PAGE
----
But "business incorporations" are only one way to measure entrepreneurship. At the Washington Monthly, Barry Lynn and Lina Khan used some more research by the Kauffman Foundation as a jumping-off point, looking into the creation of "employer businesses," ones with at least one paid employee, and adjusted for population growth. What they found was more worrisome than "eerily stable":
In 1977, Americans created more than thirty-five new employer businesses for every 10,000 citizens age sixteen and over. By 2009, however, Americans were annually creating fewer than eighteen such businesses, a 50 percent drop. While the Great Recession clearly cut into new business creation, the decline was clear well before 2007. The averages across decades capture that decline: between 1977 and 1989 Americans created more than twenty-seven new businesses for every 10,000 working-age citizens. This compares to fewer than twenty-five in the 1990s and around twenty-two in the 2000s.
If anything, there’s good reason to believe that this decline in entrepreneurship is even steeper than government data shows, thanks to what appears to be systematic miscategorization by the government of what counts as a true independent company.
As an example, Lynn and Khan give people who would otherwise be employees, but are forced to become independent contractors.
The authors favor two major explanations: consolidation in the financial industry, and consolidation among large companies more generally. Lynn is particularly interested in the latter; in 2010, he discussed his book Cornered: The New Monopoly Capitalism and the Economics of Destruction with Chris Hayes:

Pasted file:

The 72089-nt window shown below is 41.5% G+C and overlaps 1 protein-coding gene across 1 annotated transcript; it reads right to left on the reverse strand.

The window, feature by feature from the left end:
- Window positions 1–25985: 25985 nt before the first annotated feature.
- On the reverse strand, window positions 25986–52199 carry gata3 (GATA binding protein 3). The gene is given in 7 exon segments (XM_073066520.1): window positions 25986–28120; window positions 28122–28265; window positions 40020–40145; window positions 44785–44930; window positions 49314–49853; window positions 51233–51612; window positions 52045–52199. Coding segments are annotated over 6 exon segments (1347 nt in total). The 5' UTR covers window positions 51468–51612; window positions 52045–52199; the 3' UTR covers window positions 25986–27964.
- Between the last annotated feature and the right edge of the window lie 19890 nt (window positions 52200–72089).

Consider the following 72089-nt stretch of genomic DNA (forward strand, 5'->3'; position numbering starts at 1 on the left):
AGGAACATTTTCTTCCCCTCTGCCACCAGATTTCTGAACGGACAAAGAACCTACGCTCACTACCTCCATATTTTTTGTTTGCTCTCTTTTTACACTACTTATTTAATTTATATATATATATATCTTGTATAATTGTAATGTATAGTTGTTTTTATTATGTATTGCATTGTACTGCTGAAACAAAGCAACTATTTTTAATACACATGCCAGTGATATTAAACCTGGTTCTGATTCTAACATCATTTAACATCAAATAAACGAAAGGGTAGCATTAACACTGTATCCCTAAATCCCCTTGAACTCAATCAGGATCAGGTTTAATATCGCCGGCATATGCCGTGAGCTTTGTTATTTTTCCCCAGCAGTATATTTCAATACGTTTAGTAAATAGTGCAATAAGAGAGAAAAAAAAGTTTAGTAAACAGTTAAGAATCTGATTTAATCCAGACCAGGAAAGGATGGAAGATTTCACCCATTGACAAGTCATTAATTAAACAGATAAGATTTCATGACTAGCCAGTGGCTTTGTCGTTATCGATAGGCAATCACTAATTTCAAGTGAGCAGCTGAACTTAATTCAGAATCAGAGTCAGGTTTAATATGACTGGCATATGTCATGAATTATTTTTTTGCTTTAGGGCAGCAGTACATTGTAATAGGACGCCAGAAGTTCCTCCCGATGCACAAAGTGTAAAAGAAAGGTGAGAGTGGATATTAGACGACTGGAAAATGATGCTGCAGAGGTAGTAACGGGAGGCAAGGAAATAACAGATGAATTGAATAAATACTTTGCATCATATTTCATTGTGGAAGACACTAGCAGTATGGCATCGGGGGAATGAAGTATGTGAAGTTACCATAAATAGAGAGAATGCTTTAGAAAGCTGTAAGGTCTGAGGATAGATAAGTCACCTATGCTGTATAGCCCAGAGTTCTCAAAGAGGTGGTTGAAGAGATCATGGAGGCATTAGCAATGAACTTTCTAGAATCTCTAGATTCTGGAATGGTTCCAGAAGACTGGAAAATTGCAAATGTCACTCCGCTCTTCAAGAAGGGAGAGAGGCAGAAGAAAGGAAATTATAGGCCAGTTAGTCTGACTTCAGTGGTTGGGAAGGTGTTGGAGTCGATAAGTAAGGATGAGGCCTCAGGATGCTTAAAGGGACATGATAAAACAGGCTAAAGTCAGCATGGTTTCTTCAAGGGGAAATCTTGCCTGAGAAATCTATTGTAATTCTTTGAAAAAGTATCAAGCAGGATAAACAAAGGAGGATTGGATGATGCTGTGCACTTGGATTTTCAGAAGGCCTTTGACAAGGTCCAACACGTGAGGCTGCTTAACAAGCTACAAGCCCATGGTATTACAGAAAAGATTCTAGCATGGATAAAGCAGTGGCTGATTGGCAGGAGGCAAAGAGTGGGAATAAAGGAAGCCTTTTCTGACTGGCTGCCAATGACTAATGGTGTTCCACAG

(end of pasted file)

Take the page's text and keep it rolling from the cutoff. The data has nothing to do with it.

Anti-monopoly law, which is really a better way to understand what antitrust is, is fundamentally a set of political laws. The purpose of these laws was originally to ensure that we didn’t have concentrations of political power—people using their control over something we need (e.g., grain, transportation, etc.) to enrich themselves and raise themselves up above their fellow citizens politically.
More recently, antitrust law has been used mostly as a tool to keep companies from price-gouging; an important part of the laws' purpose in protecting citizens from the effects of monopoly, but not, historically, the only one. Antitrust law was also used to keep large retailers like A&P from undercutting smaller competitors: "In November 1942, the Antitrust Division filed a Sherman Act case against the retailer, one section of which detailed how the A&P had used 'several turns of the screw' to coerce Ralston Purina into granting it a discount three and a half times what the cereal packer offered any other firm." This was meant to prevent the "waterbed effect," in which "better supply terms for powerful buyers can lead to a worsening of the terms of supply for smaller or otherwise-less-powerful buyers, which might then have an adverse consequence for consumers if downstream competition is lessened." If, say, you were running a small grocery store, antitrust law prevented A&P not just from undercutting you, but even passing on the actual costs of those cuts to you as well.
Lynn's argument will undoubtedly cause consternation—is it wrong to prevent a major retailer from getting whatever price it can? But it does raise good questions about what freedom and competition mean in the economy, what balance we want, and how much enforcement we want to get it. And it's more interesting than soundbite telephony.
Photograph: The White House